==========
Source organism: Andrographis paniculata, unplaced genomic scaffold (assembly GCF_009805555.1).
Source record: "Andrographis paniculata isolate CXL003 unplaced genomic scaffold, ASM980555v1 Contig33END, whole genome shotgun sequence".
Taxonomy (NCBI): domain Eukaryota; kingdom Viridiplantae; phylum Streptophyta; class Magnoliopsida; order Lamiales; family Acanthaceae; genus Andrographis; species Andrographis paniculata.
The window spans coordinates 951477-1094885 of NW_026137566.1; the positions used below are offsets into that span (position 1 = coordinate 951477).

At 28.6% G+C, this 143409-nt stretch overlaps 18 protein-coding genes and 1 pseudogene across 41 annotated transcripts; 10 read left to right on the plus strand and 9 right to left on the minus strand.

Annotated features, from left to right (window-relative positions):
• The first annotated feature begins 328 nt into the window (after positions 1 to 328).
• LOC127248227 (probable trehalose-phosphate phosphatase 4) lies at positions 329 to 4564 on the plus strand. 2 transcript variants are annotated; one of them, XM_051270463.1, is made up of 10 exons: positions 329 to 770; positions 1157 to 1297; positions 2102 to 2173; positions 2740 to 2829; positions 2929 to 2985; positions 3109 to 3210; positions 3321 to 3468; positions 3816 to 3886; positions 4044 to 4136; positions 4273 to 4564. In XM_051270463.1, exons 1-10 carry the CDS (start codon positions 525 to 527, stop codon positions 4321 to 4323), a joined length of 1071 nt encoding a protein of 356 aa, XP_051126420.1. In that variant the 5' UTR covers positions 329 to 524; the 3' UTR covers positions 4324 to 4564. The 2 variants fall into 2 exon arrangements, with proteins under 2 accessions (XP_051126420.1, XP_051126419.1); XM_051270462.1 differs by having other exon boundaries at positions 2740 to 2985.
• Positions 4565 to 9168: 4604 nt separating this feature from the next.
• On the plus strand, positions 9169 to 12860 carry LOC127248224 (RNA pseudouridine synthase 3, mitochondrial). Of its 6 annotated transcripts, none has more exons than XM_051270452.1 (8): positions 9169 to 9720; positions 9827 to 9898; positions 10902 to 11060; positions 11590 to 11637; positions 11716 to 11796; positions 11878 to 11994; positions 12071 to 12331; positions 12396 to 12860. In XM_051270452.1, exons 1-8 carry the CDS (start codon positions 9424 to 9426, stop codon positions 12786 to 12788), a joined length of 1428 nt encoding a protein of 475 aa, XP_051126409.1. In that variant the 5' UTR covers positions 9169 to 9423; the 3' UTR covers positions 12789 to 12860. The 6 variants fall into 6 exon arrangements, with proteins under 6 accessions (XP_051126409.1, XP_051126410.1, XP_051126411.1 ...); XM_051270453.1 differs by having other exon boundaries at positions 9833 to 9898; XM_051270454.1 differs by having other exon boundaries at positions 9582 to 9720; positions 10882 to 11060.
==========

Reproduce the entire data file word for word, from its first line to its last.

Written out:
Source organism: Andrographis paniculata, unplaced genomic scaffold (assembly GCF_009805555.1).
Source record: "Andrographis paniculata isolate CXL003 unplaced genomic scaffold, ASM980555v1 Contig33END, whole genome shotgun sequence".
Taxonomy (NCBI): domain Eukaryota; kingdom Viridiplantae; phylum Streptophyta; class Magnoliopsida; order Lamiales; family Acanthaceae; genus Andrographis; species Andrographis paniculata.
The window spans coordinates 951477-1094885 of NW_026137566.1; the positions used below are offsets into that span (position 1 = coordinate 951477).

At 28.6% G+C, this 143409-nt stretch overlaps 18 protein-coding genes and 1 pseudogene across 41 annotated transcripts; 10 read left to right on the plus strand and 9 right to left on the minus strand.

Annotated features, from left to right (window-relative positions):
• The first annotated feature begins 328 nt into the window (after positions 1 to 328).
• LOC127248227 (probable trehalose-phosphate phosphatase 4) lies at positions 329 to 4564 on the plus strand. 2 transcript variants are annotated; one of them, XM_051270463.1, is made up of 10 exons: positions 329 to 770; positions 1157 to 1297; positions 2102 to 2173; positions 2740 to 2829; positions 2929 to 2985; positions 3109 to 3210; positions 3321 to 3468; positions 3816 to 3886; positions 4044 to 4136; positions 4273 to 4564. In XM_051270463.1, exons 1-10 carry the CDS (start codon positions 525 to 527, stop codon positions 4321 to 4323), a joined length of 1071 nt encoding a protein of 356 aa, XP_051126420.1. In that variant the 5' UTR covers positions 329 to 524; the 3' UTR covers positions 4324 to 4564. The 2 variants fall into 2 exon arrangements, with proteins under 2 accessions (XP_051126420.1, XP_051126419.1); XM_051270462.1 differs by having other exon boundaries at positions 2740 to 2985.
• Positions 4565 to 9168: 4604 nt separating this feature from the next.
• On the plus strand, positions 9169 to 12860 carry LOC127248224 (RNA pseudouridine synthase 3, mitochondrial). Of its 6 annotated transcripts, none has more exons than XM_051270452.1 (8): positions 9169 to 9720; positions 9827 to 9898; positions 10902 to 11060; positions 11590 to 11637; positions 11716 to 11796; positions 11878 to 11994; positions 12071 to 12331; positions 12396 to 12860. In XM_051270452.1, exons 1-8 carry the CDS (start codon positions 9424 to 9426, stop codon positions 12786 to 12788), a joined length of 1428 nt encoding a protein of 475 aa, XP_051126409.1. In that variant the 5' UTR covers positions 9169 to 9423; the 3' UTR covers positions 12789 to 12860. The 6 variants fall into 6 exon arrangements, with proteins under 6 accessions (XP_051126409.1, XP_051126410.1, XP_051126411.1 ...); XM_051270453.1 differs by having other exon boundaries at positions 9833 to 9898; XM_051270454.1 differs by having other exon boundaries at positions 9582 to 9720; positions 10882 to 11060.